Tuesday, 8 January 2013

The Uninspiring Nature of Ghanaian Political Speeches

Yesterday, before the visiting dignitaries could begin congratulating President Mahama, the NPP's representative in the joy studios was evaluating his speech as being uninspiring. NDC sympathisers will take this to be sour grapes, after all, not one NPP parliamentarian will have heard the speech first hand to feel an atmosphere of inspiration since they boycotted the inauguration.

But I agree with him. That is not an indication of which side of the fence I sit. Speeches in Ghana are almost always uninspiring, they often feel more like lectures than ideological conversations with the audience. I watched all three IEA debates, and of the 8 speakers involved only the CPP vice-presidential candidate stood out as verging on the inspirational. Political speeches need to not only inform you of the speaker's plans but also compel you to be a part of it, to see the world as the speaker sees it not just for you to see the speaker.

Some of the panel suggested that the President would have written the speech himself. If that is the case I can only hope he doesn't do that again - hire a writer/blogger/journalist and bring more sparkle. There must be something that will capture the attention of the vuvuzela-blowing pure-water-selling party-T-shirt-wearing Ghanaians.

An inspiring speech is not just the words but the tone and body language. This is where the NPP must believe their guy has what it takes. Nana Akufo Addo has mastered the tone of voice in a speech. I believe that he believes every word and punctuation coming out of his mouth. His body language is a bit aggressive at times and this perhaps lets him down. Another candidate who has mastered tone is Abu Sakara the CPP presidential candidate, yet in the complete other direction of NADAA he doesn't do much on the body front. Of course we could argue that what I think of NADAA and Sakara doesn't matter since none of their speeches were made when taking the helm of the highest office of the land, and that is true which is why the NPP is justified in being so disappointed.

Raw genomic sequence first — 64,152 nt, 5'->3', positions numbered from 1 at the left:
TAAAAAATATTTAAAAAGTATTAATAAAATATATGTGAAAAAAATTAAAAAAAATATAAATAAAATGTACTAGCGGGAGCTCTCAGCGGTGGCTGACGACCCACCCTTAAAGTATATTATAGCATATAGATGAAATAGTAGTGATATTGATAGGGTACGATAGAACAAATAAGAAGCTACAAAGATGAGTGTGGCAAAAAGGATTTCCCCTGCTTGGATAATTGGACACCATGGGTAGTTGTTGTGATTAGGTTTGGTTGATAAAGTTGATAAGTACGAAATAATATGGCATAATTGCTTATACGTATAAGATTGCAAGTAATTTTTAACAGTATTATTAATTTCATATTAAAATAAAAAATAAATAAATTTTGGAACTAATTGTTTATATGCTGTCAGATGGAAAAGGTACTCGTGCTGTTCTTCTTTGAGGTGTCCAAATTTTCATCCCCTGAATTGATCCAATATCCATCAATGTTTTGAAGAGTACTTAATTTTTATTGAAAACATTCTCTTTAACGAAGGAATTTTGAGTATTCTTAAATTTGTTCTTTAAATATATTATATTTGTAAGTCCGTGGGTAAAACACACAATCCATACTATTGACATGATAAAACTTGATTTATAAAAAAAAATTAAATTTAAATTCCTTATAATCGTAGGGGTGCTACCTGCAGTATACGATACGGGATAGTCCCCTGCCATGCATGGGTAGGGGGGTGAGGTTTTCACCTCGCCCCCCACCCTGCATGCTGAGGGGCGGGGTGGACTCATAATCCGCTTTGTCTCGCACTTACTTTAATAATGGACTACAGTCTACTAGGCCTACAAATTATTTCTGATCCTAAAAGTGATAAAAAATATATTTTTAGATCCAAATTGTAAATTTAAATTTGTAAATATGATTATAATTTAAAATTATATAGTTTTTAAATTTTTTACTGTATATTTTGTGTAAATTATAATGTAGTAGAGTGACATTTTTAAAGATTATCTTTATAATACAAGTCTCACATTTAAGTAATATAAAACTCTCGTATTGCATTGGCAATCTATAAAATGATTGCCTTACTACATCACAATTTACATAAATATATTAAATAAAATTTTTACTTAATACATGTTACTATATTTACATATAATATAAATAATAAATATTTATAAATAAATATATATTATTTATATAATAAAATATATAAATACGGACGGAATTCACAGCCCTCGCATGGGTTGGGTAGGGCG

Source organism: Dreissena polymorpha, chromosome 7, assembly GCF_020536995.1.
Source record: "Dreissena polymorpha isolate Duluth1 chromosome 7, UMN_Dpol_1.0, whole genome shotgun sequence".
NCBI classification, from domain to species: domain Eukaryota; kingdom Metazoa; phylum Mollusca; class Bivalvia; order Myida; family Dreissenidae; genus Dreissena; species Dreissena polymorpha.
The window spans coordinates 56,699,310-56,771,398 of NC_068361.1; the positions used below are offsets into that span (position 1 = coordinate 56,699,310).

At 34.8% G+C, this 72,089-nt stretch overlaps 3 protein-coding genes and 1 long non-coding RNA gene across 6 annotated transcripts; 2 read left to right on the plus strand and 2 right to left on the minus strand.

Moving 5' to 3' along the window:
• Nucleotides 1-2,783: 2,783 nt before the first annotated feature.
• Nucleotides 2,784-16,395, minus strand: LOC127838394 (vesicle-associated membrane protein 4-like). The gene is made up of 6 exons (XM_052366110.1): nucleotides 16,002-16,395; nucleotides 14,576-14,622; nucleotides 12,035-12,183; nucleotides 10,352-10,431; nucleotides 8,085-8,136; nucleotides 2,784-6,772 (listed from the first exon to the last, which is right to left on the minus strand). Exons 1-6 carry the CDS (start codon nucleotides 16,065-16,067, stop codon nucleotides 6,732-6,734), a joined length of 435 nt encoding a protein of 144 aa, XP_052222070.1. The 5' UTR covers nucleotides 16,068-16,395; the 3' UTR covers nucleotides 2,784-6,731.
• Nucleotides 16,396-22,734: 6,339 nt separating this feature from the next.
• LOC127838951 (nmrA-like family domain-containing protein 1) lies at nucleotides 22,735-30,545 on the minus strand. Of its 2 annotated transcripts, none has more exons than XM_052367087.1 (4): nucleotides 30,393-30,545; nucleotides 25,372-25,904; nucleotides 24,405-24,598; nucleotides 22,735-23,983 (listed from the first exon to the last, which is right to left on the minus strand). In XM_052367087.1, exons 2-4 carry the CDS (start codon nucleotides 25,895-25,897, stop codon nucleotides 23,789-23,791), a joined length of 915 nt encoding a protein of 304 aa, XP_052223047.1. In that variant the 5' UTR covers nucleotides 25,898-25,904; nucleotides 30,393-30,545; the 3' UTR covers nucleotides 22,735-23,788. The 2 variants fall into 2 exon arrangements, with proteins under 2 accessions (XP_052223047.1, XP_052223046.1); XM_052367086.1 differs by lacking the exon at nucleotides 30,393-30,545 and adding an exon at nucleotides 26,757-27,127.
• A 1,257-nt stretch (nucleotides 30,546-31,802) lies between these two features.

To be fair however, Ghanaian speeches have long lacked that vavavoom. The current generation are so set in their ways I doubt they will ever get it.

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